If you’ve ever woken up to a dog panting in your face, you know morning breath can be a problem. But the dog might be suffering from you, too. Having halitosis, or bad breath, upon waking is a common occurrence. But what causes it?
According to Sally J. Cram, a Washington, D.C.-area periodontist who spoke with Everyday Health, foul breath in the morning is attributable to our mouths drying out while we sleep. Without moisture, bacteria that causes odor can multiply. Snoring or breathing through your mouth can worsen the issue.
Additionally, medications that cause mouth dryness can make the situation even more unpalatable, especially if they’re taken right before bed. Allergy sufferers get it from both sides. If they take allergy medication, they might create a desert landscape in their mouth. If they don’t, mucus from allergic reactions present a buffet for bacteria.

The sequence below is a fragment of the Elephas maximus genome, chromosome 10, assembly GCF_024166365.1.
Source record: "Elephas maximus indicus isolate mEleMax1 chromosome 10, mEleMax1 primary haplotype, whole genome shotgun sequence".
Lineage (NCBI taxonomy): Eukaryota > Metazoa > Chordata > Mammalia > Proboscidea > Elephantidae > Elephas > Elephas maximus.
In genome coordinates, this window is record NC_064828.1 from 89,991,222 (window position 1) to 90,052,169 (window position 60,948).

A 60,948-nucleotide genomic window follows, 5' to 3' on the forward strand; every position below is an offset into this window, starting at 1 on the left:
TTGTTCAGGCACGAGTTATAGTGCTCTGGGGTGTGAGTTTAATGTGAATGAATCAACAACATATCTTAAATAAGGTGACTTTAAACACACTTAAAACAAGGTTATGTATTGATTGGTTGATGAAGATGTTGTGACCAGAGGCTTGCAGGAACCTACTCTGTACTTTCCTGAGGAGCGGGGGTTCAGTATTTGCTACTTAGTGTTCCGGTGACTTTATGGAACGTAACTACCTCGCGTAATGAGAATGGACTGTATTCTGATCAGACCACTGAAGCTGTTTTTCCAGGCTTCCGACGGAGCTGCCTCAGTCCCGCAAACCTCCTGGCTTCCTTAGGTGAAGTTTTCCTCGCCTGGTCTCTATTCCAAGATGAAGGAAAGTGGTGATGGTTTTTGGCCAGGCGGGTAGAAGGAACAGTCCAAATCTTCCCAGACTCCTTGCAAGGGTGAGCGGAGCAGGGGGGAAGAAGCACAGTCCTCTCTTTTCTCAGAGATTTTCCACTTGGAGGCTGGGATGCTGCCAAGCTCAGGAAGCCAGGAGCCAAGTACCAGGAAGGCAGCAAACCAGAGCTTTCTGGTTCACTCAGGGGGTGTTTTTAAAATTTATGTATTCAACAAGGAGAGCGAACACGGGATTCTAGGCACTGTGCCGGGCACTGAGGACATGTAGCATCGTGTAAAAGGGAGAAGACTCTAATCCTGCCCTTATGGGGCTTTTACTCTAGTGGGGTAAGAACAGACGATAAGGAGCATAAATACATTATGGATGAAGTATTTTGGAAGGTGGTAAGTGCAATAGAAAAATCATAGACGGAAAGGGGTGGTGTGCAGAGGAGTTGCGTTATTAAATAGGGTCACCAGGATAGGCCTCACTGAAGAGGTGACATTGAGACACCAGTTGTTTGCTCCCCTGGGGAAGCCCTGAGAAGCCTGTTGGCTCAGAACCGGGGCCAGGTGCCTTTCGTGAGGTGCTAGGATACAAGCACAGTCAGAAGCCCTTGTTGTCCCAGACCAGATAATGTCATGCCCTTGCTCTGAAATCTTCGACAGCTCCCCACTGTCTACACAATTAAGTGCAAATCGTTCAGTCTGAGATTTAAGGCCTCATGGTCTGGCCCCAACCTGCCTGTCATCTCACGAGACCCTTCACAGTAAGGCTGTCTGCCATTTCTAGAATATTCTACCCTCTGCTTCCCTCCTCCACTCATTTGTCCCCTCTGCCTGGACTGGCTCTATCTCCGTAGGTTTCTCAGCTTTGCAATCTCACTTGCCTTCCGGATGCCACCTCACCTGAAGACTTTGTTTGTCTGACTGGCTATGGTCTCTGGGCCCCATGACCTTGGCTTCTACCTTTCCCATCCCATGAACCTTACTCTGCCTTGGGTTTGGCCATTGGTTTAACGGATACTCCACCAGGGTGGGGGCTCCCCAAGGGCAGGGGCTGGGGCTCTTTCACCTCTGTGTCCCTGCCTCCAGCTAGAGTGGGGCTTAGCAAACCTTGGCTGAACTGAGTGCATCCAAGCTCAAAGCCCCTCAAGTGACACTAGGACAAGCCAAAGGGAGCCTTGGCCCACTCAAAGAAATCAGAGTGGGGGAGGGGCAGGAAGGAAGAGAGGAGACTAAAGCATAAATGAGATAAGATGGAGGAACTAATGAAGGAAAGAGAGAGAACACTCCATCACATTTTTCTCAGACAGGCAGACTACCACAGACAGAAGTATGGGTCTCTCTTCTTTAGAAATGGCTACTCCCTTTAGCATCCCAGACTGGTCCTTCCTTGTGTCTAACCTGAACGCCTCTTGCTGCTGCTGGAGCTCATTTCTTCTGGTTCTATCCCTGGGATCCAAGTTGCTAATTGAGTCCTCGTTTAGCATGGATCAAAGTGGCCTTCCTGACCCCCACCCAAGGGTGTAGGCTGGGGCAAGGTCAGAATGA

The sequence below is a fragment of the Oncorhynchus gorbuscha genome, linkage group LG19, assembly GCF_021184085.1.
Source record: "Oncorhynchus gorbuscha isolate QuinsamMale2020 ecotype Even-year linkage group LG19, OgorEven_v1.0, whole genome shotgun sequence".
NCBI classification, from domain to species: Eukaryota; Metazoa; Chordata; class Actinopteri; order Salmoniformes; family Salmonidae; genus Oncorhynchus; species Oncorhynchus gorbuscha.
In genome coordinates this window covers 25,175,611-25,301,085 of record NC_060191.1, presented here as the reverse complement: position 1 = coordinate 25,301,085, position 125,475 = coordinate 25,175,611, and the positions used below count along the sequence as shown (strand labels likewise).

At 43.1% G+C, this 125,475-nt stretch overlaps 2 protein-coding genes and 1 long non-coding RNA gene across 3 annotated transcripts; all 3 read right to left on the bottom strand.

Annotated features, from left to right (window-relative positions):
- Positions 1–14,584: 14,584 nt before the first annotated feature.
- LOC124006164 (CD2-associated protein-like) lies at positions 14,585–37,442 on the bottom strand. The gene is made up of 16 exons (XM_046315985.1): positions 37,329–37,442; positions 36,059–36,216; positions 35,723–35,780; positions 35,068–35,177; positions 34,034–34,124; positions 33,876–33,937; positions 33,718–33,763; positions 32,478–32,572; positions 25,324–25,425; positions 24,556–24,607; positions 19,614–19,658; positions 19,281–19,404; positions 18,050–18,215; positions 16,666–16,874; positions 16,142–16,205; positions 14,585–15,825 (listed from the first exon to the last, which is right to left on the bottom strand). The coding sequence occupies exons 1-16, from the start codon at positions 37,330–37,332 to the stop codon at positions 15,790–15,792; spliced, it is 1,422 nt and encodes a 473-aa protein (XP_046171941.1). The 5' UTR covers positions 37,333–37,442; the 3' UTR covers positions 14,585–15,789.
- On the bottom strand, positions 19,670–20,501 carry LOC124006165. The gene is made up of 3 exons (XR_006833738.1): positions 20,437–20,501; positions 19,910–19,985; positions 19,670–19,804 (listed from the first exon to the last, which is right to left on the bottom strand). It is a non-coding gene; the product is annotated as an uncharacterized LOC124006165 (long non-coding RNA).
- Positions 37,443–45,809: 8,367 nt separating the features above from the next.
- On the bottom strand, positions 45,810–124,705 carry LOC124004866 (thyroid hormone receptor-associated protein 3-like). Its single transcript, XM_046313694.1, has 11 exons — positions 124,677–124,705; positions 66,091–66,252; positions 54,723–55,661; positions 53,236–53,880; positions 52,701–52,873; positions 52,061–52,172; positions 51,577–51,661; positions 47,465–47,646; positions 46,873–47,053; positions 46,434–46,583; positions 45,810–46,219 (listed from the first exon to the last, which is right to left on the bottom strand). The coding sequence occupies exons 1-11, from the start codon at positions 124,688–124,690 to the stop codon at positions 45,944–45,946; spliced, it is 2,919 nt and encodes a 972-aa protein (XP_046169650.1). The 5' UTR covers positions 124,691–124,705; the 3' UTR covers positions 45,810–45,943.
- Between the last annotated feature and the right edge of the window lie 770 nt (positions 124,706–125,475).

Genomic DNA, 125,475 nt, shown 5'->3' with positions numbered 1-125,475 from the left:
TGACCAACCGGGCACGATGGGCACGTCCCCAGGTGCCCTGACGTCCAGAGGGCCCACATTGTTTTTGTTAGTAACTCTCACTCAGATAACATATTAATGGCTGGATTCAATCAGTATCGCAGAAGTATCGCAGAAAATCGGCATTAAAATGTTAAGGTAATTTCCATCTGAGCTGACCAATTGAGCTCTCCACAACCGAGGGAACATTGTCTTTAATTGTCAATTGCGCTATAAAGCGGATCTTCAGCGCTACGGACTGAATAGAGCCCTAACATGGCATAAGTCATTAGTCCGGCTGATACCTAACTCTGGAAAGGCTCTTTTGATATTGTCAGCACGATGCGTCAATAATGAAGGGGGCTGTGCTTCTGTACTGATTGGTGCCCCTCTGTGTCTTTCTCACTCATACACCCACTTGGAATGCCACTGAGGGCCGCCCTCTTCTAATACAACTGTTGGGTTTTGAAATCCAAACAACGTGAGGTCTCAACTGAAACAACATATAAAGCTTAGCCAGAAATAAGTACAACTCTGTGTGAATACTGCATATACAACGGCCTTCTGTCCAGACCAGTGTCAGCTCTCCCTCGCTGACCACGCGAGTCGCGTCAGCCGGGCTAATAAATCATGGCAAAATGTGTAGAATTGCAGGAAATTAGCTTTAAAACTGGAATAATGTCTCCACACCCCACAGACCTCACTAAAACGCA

Diet is also important. Eating pungent food like garlic or onions before bed can have residual effects even hours later.
The steps to combat bad morning breath are pretty well understood. Brush and floss before bed and when you wake up, and don’t forget to scrub your tongue each time. (Bacteria like to collect on the back of the tongue.) If you use mouthwash, make sure it’s for the recommended duration—typically 30 seconds. Any less and you’re not giving it time to kill germs. You can also drink a little water before hitting the pillow. If bad breath persists, it might be time to visit a dentist.
[h/t Everyday Health]